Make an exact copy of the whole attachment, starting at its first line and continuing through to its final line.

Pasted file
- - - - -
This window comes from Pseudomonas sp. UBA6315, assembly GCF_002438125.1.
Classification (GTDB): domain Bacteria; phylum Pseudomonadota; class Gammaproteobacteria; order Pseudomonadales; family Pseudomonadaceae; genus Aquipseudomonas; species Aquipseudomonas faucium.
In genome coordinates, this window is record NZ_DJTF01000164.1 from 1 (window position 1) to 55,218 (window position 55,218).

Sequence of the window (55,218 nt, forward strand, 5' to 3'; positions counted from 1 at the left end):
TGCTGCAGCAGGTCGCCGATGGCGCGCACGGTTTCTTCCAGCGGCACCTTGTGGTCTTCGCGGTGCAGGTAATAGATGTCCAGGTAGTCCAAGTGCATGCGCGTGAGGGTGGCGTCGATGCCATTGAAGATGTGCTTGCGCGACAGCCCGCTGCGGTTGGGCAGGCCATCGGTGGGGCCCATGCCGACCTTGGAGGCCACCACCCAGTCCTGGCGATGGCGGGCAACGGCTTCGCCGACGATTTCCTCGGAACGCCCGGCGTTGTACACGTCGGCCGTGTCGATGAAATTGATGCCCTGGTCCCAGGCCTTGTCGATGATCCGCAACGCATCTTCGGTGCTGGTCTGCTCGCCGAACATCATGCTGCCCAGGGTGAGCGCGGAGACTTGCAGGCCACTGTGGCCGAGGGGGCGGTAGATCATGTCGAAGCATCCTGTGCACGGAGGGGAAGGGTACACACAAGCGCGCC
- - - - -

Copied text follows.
This window comes from Pseudomonas sp. UBA6315, assembly GCF_002438125.1.
Classification (GTDB): domain Bacteria; phylum Pseudomonadota; class Gammaproteobacteria; order Pseudomonadales; family Pseudomonadaceae; genus Aquipseudomonas; species Aquipseudomonas faucium.
In genome coordinates, this window is record NZ_DJTF01000164.1 from 1 (window position 1) to 55,218 (window position 55,218).

Sequence of the window (55,218 nt, forward strand, 5' to 3'; positions counted from 1 at the left end):
TGCTGCAGCAGGTCGCCGATGGCGCGCACGGTTTCTTCCAGCGGCACCTTGTGGTCTTCGCGGTGCAGGTAATAGATGTCCAGGTAGTCCAAGTGCATGCGCGTGAGGGTGGCGTCGATGCCATTGAAGATGTGCTTGCGCGACAGCCCGCTGCGGTTGGGCAGGCCATCGGTGGGGCCCATGCCGACCTTGGAGGCCACCACCCAGTCCTGGCGATGGCGGGCAACGGCTTCGCCGACGATTTCCTCGGAACGCCCGGCGTTGTACACGTCGGCCGTGTCGATGAAATTGATGCCCTGGTCCCAGGCCTTGTCGATGATCCGCAACGCATCTTCGGTGCTGGTCTGCTCGCCGAACATCATGCTGCCCAGGGTGAGCGCGGAGACTTGCAGGCCACTGTGGCCGAGGGGGCGGTAGATCATGTCGAAGCATCCTGTGCACGGAGGGGAAGGGTACACACAAGCGCGCC